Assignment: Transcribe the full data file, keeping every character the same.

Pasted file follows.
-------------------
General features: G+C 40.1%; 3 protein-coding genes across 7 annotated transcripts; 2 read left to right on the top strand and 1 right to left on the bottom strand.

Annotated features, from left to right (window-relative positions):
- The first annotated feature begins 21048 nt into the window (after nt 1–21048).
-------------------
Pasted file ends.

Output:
General features: G+C 40.1%; 3 protein-coding genes across 7 annotated transcripts; 2 read left to right on the top strand and 1 right to left on the bottom strand.

Annotated features, from left to right (window-relative positions):
- The first annotated feature begins 21048 nt into the window (after nt 1–21048).